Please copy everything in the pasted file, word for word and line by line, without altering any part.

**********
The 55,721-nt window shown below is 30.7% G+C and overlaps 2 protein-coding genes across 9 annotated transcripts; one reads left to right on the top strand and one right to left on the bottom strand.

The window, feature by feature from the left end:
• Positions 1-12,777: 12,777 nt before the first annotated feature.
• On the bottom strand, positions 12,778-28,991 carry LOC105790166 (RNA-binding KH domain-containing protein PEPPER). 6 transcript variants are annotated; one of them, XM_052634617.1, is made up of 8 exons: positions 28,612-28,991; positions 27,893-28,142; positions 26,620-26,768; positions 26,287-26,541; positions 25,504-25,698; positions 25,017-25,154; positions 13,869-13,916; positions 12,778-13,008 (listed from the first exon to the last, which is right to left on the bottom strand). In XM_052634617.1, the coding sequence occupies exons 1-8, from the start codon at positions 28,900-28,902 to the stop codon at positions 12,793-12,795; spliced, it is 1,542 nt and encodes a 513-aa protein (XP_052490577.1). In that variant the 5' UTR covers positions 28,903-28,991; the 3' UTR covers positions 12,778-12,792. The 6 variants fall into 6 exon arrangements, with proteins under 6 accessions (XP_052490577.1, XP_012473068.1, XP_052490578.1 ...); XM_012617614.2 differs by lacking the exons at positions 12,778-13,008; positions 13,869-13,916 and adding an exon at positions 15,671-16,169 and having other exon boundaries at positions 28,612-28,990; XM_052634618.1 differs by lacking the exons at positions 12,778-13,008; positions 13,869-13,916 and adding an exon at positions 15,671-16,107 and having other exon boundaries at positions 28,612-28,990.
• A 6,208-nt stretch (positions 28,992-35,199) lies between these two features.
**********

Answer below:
The 55,721-nt window shown below is 30.7% G+C and overlaps 2 protein-coding genes across 9 annotated transcripts; one reads left to right on the top strand and one right to left on the bottom strand.

The window, feature by feature from the left end:
• Positions 1-12,777: 12,777 nt before the first annotated feature.
• On the bottom strand, positions 12,778-28,991 carry LOC105790166 (RNA-binding KH domain-containing protein PEPPER). 6 transcript variants are annotated; one of them, XM_052634617.1, is made up of 8 exons: positions 28,612-28,991; positions 27,893-28,142; positions 26,620-26,768; positions 26,287-26,541; positions 25,504-25,698; positions 25,017-25,154; positions 13,869-13,916; positions 12,778-13,008 (listed from the first exon to the last, which is right to left on the bottom strand). In XM_052634617.1, the coding sequence occupies exons 1-8, from the start codon at positions 28,900-28,902 to the stop codon at positions 12,793-12,795; spliced, it is 1,542 nt and encodes a 513-aa protein (XP_052490577.1). In that variant the 5' UTR covers positions 28,903-28,991; the 3' UTR covers positions 12,778-12,792. The 6 variants fall into 6 exon arrangements, with proteins under 6 accessions (XP_052490577.1, XP_012473068.1, XP_052490578.1 ...); XM_012617614.2 differs by lacking the exons at positions 12,778-13,008; positions 13,869-13,916 and adding an exon at positions 15,671-16,169 and having other exon boundaries at positions 28,612-28,990; XM_052634618.1 differs by lacking the exons at positions 12,778-13,008; positions 13,869-13,916 and adding an exon at positions 15,671-16,107 and having other exon boundaries at positions 28,612-28,990.
• A 6,208-nt stretch (positions 28,992-35,199) lies between these two features.